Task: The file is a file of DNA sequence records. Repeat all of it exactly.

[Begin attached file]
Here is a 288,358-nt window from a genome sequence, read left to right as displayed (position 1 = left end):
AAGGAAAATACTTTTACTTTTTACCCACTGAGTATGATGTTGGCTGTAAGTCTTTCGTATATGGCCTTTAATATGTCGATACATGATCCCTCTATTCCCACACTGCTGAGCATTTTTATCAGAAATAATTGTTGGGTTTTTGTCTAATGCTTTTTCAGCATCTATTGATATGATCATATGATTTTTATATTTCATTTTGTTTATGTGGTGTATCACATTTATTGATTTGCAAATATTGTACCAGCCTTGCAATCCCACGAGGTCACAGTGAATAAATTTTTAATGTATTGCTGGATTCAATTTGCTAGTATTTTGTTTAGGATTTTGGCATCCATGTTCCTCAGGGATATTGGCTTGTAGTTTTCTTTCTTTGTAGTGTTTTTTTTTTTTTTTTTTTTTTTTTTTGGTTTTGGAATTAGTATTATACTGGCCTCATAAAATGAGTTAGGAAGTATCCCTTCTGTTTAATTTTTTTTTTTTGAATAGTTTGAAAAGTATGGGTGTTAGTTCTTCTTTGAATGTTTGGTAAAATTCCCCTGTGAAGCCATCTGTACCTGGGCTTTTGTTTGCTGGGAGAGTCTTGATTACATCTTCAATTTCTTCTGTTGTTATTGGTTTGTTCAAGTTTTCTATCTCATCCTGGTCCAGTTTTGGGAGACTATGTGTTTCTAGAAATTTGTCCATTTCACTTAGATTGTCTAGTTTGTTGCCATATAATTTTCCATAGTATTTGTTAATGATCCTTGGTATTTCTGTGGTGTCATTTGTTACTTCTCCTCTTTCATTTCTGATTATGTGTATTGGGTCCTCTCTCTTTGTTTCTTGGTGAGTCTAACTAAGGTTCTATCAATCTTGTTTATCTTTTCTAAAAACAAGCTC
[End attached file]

Here is a 288,358-nt window from a genome sequence, read left to right as displayed (position 1 = left end):
AAGGAAAATACTTTTACTTTTTACCCACTGAGTATGATGTTGGCTGTAAGTCTTTCGTATATGGCCTTTAATATGTCGATACATGATCCCTCTATTCCCACACTGCTGAGCATTTTTATCAGAAATAATTGTTGGGTTTTTGTCTAATGCTTTTTCAGCATCTATTGATATGATCATATGATTTTTATATTTCATTTTGTTTATGTGGTGTATCACATTTATTGATTTGCAAATATTGTACCAGCCTTGCAATCCCACGAGGTCACAGTGAATAAATTTTTAATGTATTGCTGGATTCAATTTGCTAGTATTTTGTTTAGGATTTTGGCATCCATGTTCCTCAGGGATATTGGCTTGTAGTTTTCTTTCTTTGTAGTGTTTTTTTTTTTTTTTTTTTTTTTTTTTGGTTTTGGAATTAGTATTATACTGGCCTCATAAAATGAGTTAGGAAGTATCCCTTCTGTTTAATTTTTTTTTTTTGAATAGTTTGAAAAGTATGGGTGTTAGTTCTTCTTTGAATGTTTGGTAAAATTCCCCTGTGAAGCCATCTGTACCTGGGCTTTTGTTTGCTGGGAGAGTCTTGATTACATCTTCAATTTCTTCTGTTGTTATTGGTTTGTTCAAGTTTTCTATCTCATCCTGGTCCAGTTTTGGGAGACTATGTGTTTCTAGAAATTTGTCCATTTCACTTAGATTGTCTAGTTTGTTGCCATATAATTTTCCATAGTATTTGTTAATGATCCTTGGTATTTCTGTGGTGTCATTTGTTACTTCTCCTCTTTCATTTCTGATTATGTGTATTGGGTCCTCTCTCTTTGTTTCTTGGTGAGTCTAACTAAGGTTCTATCAATCTTGTTTATCTTTTCTAAAAACAAGCTC